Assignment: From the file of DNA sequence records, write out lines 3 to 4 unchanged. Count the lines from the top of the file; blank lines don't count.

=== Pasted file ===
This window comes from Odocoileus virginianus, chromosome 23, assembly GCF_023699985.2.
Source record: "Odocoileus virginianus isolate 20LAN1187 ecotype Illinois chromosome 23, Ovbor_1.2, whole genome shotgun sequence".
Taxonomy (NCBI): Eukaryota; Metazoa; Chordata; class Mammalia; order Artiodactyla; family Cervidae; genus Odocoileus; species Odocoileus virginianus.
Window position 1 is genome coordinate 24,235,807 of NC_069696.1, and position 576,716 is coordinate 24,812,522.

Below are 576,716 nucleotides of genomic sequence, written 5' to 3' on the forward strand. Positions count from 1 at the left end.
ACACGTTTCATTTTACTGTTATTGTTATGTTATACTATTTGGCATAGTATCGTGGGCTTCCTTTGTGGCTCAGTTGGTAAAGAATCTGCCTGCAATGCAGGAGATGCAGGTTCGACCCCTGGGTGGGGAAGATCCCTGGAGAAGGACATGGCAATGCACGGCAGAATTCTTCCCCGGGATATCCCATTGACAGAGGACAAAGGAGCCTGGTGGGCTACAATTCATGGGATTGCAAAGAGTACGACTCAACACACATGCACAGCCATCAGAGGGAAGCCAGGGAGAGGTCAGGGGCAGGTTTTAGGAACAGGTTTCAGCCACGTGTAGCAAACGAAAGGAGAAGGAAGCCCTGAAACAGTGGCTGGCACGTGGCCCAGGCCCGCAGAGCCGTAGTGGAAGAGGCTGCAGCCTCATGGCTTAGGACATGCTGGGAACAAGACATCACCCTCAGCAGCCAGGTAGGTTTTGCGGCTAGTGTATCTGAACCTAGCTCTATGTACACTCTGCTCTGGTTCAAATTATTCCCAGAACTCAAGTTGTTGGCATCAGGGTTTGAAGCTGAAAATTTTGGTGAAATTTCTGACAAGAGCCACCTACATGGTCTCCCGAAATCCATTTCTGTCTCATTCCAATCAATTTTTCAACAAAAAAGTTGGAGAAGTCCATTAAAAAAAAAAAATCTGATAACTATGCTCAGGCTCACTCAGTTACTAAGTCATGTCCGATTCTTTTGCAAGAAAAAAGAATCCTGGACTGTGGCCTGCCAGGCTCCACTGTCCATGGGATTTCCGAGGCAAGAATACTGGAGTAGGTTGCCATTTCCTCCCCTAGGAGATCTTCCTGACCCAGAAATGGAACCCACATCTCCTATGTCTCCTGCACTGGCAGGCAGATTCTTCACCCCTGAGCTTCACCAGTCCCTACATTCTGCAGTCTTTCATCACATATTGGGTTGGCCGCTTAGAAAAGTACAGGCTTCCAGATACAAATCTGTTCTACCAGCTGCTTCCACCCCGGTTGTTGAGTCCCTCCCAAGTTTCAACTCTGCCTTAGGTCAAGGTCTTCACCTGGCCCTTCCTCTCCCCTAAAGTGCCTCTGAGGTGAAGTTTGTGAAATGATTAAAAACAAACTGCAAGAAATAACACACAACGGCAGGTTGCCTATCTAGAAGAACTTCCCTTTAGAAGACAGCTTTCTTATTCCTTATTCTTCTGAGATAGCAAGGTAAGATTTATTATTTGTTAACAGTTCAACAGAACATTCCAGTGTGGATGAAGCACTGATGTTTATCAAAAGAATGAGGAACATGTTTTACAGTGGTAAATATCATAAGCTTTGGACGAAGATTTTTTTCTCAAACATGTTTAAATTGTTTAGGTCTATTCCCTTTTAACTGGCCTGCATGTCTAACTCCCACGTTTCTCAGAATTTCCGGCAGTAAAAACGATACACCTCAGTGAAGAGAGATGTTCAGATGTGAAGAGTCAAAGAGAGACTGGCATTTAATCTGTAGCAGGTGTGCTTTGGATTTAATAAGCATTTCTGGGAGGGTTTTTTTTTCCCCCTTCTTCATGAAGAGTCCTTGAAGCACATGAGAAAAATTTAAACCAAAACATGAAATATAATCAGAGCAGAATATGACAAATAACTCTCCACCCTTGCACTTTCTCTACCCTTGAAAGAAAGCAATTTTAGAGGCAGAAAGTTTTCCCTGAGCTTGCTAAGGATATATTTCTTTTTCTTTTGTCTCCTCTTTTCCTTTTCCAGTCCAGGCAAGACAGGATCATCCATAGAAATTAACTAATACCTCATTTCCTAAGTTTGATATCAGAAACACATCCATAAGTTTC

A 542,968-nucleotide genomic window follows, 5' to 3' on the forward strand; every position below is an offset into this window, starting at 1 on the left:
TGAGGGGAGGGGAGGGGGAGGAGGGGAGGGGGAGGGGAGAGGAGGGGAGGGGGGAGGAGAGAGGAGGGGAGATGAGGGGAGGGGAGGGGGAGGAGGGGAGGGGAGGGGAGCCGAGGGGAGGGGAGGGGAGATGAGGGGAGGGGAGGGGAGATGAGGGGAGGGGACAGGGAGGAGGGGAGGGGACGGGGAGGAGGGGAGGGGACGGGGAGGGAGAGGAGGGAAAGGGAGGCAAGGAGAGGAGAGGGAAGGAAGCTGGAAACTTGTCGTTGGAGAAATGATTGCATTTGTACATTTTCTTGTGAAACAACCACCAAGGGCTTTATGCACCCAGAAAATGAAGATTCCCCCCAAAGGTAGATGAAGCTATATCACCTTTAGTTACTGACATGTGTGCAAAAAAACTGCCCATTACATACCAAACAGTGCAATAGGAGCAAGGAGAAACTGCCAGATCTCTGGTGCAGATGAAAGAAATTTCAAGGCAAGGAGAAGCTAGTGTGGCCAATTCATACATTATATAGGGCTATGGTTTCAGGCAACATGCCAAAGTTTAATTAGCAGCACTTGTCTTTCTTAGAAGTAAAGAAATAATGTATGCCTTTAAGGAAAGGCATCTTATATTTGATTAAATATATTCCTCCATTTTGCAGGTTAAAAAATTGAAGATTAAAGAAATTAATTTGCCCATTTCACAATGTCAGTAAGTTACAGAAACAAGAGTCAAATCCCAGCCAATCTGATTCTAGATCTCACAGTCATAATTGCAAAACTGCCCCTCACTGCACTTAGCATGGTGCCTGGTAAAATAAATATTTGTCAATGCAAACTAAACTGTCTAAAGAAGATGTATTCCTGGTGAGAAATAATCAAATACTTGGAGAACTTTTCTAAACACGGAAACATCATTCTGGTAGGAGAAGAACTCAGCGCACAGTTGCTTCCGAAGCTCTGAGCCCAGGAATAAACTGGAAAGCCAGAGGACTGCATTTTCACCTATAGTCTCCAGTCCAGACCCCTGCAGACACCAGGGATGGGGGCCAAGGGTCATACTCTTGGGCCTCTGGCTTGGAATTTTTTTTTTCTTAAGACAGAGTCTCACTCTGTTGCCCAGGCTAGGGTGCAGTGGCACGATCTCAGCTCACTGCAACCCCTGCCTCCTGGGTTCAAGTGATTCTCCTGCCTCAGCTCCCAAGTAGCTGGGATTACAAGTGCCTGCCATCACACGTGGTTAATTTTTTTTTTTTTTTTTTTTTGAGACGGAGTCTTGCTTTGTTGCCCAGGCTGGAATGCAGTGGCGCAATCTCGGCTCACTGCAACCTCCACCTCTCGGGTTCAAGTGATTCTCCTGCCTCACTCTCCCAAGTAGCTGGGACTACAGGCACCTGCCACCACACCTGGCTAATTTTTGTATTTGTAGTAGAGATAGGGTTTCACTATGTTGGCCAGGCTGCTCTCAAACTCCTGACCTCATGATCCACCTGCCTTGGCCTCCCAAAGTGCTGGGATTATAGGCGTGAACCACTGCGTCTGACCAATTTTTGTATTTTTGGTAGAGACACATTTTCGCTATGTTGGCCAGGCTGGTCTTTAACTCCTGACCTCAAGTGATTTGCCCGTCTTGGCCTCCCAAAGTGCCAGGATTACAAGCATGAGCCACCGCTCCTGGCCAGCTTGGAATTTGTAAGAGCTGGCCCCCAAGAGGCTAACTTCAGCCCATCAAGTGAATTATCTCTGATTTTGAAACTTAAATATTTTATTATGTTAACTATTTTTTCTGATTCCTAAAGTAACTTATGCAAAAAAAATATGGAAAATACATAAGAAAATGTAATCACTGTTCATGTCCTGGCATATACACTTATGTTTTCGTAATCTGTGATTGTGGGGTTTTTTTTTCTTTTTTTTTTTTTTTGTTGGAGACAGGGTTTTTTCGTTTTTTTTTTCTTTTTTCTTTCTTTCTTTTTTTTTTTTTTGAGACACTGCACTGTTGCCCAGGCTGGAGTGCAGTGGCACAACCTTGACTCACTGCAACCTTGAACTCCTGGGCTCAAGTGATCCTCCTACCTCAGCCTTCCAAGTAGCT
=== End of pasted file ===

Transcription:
Taxonomy (NCBI): Eukaryota; Metazoa; Chordata; class Mammalia; order Artiodactyla; family Cervidae; genus Odocoileus; species Odocoileus virginianus.
Window position 1 is genome coordinate 24,235,807 of NC_069696.1, and position 576,716 is coordinate 24,812,522.